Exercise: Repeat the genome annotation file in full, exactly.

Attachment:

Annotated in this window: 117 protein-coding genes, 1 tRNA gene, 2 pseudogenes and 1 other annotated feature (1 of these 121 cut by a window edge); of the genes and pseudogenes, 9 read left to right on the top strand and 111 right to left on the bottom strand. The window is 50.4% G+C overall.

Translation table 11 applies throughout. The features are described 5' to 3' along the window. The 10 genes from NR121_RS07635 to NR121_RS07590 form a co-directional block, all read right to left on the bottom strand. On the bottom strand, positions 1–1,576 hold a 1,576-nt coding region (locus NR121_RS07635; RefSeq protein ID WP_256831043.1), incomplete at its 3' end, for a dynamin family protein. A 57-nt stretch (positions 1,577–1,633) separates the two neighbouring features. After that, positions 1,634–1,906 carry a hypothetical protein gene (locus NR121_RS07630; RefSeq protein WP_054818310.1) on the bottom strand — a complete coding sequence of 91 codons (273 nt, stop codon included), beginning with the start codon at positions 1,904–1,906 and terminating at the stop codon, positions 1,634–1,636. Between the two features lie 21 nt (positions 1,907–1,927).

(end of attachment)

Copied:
Annotated in this window: 117 protein-coding genes, 1 tRNA gene, 2 pseudogenes and 1 other annotated feature (1 of these 121 cut by a window edge); of the genes and pseudogenes, 9 read left to right on the top strand and 111 right to left on the bottom strand. The window is 50.4% G+C overall.

Translation table 11 applies throughout. The features are described 5' to 3' along the window. The 10 genes from NR121_RS07635 to NR121_RS07590 form a co-directional block, all read right to left on the bottom strand. On the bottom strand, positions 1–1,576 hold a 1,576-nt coding region (locus NR121_RS07635; RefSeq protein ID WP_256831043.1), incomplete at its 3' end, for a dynamin family protein. A 57-nt stretch (positions 1,577–1,633) separates the two neighbouring features. After that, positions 1,634–1,906 carry a hypothetical protein gene (locus NR121_RS07630; RefSeq protein WP_054818310.1) on the bottom strand — a complete coding sequence of 91 codons (273 nt, stop codon included), beginning with the start codon at positions 1,904–1,906 and terminating at the stop codon, positions 1,634–1,636. Between the two features lie 21 nt (positions 1,907–1,927).